SEWALONG SEWING

SHELBY SEWALONG DAY 4 – SLEEVES

May 30, 2019

Although technically the longer traditional sleeve is for the dress views and the shorter cap sleeve is for the romper views, you can interchange them with all of the options. Let’s go over both.

Step 25 – The first thing we need to do is gather the ease of the top of the sleeve. Baste the upper edge of the sleeve at 5/8″ seam allowance, and again at 3/8″ seam allowance. To baste you will increase your stitch length to about 5mm.

When basting, start on one side of the sleeve cap at the first notch, and continue around cap, past the shoulder notch, to the final notch on the other side of the curve. Do not backstitch. Leave the long thread tails to aid in easing.

Step 26 – For the cap sleeve, fold the bottom raw edge of the sleeve up by 1/4″, wrong sides touching, and press.

Fold up by another 3/8″.

Press, and then unfold. These fold lines will make it much easier to hem your sleeve later on.

For the traditional short sleeve, fold the bottom raw edge of the sleeveup by 1/4″, wrong sides touching, and press.

Fold up by another 1/2″.

Press and then unfold. These fold lines will make it much easier to hem your sleeve later on.

Step 27 – With right sides touching (and the hem unfolded), pin and stitch the inner arm seam. Trim seam allowance to 3/8″ and finish in your desired manner (I am serging). Press the seam allowances open or towards the sleeve back.

Step 28 – Re – fold the sleeve hem along the previously pressed lines and pin.

Stitch close to the fold to secure.

Step 29 – Make sure that your sleeve is right side out and your dress/romper is inside out. Slip the coordinating sleeve into the garment and lineup the armhole openings.

Match up the underarm seam with the side seam, and place the shoulder (middle) notch at the shoulder seam. Align the outer notches and gently pull on the basting thread tails to ease the fullness of the sleeve cap into the armhole of the garment. Use your fingertips to evenly spread the small gathers, trying to make them as even as possible. Generously pin the sleeve into place

Use a the pins as anchor points for the basting stitches by wrapping the long ends around the pins in a figure 8 pattern.

Slowly stitch the armhole seam, feeding the fabric under the presser foot evenly, so there are no obvious gathers in the finished sleeve cap.

Step 30 – Remove basting stitches from sleeves. Trim seam allowances to 3/8″ and finish in desired manner. Press finished seam allowances towards the sleeve.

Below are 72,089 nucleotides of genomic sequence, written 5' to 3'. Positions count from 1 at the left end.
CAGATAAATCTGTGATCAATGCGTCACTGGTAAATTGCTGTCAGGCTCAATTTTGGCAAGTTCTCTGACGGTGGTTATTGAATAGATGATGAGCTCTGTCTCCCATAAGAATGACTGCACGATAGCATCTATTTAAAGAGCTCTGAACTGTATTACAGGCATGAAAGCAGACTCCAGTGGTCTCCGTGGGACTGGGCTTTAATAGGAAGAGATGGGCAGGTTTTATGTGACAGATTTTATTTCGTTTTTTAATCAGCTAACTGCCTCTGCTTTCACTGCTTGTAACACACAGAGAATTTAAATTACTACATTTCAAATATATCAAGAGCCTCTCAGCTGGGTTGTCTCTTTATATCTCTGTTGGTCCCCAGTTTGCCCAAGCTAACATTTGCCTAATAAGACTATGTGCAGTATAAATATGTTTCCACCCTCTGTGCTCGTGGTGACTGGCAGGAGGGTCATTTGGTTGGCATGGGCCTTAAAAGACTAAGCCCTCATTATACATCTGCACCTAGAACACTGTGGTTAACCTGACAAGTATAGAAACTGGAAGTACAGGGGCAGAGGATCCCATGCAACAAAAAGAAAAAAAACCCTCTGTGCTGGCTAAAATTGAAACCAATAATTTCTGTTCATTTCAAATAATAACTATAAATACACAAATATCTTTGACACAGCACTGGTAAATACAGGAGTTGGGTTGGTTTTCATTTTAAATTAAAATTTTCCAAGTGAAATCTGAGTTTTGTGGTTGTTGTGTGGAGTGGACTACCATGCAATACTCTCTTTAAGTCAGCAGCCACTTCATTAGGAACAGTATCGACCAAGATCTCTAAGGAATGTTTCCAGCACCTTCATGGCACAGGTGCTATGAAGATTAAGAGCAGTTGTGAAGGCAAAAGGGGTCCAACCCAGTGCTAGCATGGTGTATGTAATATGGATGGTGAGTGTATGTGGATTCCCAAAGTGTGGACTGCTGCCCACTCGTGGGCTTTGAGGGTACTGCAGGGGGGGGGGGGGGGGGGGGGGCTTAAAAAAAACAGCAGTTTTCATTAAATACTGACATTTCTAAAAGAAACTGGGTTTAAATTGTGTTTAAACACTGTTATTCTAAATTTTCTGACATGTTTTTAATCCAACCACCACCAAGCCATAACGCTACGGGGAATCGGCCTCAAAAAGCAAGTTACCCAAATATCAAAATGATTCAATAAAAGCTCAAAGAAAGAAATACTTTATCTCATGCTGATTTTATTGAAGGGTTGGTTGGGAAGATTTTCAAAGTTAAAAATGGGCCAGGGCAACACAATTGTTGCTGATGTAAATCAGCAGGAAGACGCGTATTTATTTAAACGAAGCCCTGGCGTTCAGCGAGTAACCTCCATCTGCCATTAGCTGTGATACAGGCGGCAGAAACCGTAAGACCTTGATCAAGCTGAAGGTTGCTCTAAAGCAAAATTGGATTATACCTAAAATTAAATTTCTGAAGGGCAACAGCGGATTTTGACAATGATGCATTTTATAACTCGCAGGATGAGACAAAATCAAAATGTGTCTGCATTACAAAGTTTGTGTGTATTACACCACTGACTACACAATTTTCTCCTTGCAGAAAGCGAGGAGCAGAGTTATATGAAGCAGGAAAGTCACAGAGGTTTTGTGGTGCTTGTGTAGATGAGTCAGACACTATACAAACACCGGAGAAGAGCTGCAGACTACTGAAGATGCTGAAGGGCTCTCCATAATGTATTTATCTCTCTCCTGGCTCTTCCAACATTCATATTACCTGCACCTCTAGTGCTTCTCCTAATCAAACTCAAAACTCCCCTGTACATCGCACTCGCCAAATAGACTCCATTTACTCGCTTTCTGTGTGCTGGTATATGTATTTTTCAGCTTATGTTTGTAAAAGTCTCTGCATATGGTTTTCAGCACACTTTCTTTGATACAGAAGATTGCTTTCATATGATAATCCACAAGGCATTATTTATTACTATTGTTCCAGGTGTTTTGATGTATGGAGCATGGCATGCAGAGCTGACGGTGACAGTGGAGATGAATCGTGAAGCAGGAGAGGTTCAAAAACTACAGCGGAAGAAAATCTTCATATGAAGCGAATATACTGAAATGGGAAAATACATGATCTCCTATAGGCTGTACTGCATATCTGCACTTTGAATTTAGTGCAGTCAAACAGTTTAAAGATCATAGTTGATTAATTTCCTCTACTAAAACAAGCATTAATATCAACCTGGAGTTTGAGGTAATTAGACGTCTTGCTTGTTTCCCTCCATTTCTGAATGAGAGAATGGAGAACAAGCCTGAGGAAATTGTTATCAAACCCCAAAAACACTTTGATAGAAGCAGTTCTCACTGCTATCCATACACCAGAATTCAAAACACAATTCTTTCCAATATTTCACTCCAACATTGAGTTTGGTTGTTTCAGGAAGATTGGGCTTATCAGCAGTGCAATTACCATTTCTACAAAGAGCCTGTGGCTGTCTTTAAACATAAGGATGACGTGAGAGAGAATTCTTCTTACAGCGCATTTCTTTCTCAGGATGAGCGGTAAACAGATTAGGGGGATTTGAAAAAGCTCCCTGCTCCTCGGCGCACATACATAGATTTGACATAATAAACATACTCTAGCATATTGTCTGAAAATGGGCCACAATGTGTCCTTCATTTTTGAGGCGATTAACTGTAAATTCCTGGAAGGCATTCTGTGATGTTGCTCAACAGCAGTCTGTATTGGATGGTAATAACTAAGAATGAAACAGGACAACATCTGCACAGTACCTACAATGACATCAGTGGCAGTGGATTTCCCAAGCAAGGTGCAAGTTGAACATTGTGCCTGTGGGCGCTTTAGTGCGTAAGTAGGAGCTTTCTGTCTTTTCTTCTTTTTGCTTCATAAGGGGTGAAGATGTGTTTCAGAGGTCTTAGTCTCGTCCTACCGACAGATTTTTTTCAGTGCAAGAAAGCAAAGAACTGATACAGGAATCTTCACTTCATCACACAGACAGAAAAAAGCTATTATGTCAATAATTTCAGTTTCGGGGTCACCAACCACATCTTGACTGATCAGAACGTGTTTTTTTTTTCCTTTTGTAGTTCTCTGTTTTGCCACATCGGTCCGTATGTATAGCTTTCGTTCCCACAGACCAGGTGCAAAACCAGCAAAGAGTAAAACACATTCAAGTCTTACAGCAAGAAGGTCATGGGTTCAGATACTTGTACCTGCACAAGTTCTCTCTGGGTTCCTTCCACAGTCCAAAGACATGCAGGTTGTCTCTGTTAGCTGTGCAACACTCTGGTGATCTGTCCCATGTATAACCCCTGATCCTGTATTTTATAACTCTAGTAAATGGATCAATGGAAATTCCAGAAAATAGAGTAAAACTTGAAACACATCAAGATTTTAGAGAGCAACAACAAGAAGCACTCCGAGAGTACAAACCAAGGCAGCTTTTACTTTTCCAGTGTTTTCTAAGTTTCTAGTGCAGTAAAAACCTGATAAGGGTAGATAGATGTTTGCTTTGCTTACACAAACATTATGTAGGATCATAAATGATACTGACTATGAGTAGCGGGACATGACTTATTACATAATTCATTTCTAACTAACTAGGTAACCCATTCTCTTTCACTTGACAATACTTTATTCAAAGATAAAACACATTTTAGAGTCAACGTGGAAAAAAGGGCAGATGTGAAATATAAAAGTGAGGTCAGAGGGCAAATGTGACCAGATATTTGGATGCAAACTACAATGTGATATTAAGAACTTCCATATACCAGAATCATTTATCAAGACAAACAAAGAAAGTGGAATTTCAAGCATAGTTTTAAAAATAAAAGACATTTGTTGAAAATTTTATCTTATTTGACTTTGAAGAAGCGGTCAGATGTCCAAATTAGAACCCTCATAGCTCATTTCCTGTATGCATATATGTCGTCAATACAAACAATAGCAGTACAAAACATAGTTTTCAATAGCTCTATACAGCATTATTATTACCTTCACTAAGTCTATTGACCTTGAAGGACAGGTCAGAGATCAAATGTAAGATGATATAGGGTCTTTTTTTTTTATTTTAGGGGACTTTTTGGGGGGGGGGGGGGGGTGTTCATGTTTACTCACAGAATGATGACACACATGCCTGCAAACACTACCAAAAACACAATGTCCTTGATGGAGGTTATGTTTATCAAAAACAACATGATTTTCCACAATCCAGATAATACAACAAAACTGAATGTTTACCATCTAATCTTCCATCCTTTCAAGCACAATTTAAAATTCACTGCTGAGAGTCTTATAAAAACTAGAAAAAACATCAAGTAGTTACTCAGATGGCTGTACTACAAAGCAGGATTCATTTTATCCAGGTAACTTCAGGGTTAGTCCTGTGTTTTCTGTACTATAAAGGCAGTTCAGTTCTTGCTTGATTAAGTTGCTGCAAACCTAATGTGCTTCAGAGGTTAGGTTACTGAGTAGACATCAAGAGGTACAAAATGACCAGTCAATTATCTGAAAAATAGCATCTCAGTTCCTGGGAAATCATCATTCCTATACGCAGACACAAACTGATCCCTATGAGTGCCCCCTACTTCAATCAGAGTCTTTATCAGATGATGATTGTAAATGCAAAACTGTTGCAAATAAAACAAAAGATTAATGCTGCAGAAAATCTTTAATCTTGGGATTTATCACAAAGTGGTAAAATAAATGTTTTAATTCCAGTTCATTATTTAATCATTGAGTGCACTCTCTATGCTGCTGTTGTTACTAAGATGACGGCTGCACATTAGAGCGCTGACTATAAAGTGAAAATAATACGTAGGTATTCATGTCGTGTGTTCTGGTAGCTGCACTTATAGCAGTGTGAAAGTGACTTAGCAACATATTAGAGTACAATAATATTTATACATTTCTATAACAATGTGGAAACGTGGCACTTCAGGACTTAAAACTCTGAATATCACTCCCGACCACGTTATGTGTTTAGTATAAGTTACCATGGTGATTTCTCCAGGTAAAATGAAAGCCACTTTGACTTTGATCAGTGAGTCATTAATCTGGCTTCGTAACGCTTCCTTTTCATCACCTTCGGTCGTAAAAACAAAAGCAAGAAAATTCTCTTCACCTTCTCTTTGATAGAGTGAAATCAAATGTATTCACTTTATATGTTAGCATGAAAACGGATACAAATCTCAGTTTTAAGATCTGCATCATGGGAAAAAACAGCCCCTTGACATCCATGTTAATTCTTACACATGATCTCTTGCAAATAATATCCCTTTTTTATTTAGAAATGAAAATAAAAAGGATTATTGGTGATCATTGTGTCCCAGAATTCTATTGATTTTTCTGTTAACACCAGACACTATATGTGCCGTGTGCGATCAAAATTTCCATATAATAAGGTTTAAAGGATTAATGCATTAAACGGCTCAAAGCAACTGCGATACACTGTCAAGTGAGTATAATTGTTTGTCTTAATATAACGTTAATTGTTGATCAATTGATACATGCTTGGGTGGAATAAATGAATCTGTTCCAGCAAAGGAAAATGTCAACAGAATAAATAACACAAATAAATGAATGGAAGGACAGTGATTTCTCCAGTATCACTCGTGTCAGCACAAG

That is it for today. Come back tomorrow and we will finish our Shelby’s by hemming them and sewing buttonholes / attaching buttons. Can’t wait!

SEWALONG SEWING

SHELBY SEWALONG DAY 3 – THE FACING

May 29, 2019

Today in the Shelby Sewalong we are going to be attaching the facing. This is probably the hardest part of the instructions, especially if you are sewing up the romper views, so that is all that we are going to tackle today. I recommend taking it slow and pressing often and you should be fine.

First we will go over the steps for the Romper views, if you are sewing up the dress, skip ahead to step 21.

Step 15 – With right sides touching, pin the assembled neck facing to the neck edge of the romper, aligning inner raw edges, and matching shoulder seams, notches, and circles. Sometimes the facing or romper gets a bit stretched out with handling. In this case you will need to ease that back in so pin a lot.

Starting at one circle, stitch around the entire neckline at a normal 1/2″ seam allowance, pivoting at the lower corners, and finishing at the the circle on the opposite side. Backstitch at both ends to secure.

This is a tricky step for sure. You need to be extra careful when sewing up to the dot at the bottom of the facing that you are keeping the opposite side out of the way. Otherwise you will get a pucker right there. It’s hard to see in the picture but each side should be completely free of the other, but sewn right up to one another at the dots.

Step 16 – The help the neckline have a smooth finish once turned and pressed, grade the neck seam allowance, and notch along the curved portion of the seam. Trim around the center front top curve. The amount of trimming and notching you need to do depends on the weight of your fabric. If its pretty lightweight like mine you don’t need to be intense about it, but if your fabric is a bit more structured like a linen, make sure you really grade and trim a lot. This will make a huge difference on how smooth your finished neckline looks once turned.

You also need to trim the angle at each lower corner to reduce bulk once its turned.

Press the unfinished seam allowance below the dot up on each facing so that the raw edge is not exposed once it’s turned to the inside of the romper.

Step 17 – To help the facing stay tucked neatly to the inside of the romper, press the seam allowance towards the facing and away from the main romper. Understitch where possible. It is hard to understitch at curves or angles, so I start 1″above the lower edge of the front facing, and understitch to within 1″ of the neckline curve. Start again as close as possible to the front edge of the neckline, and stitch around the remainder of the neckline. Continue down the other side of the front facing in the same manner.

Step 18 – Turn the entire neck facing to the inside of the romper, rolling the facing slightly to the inside.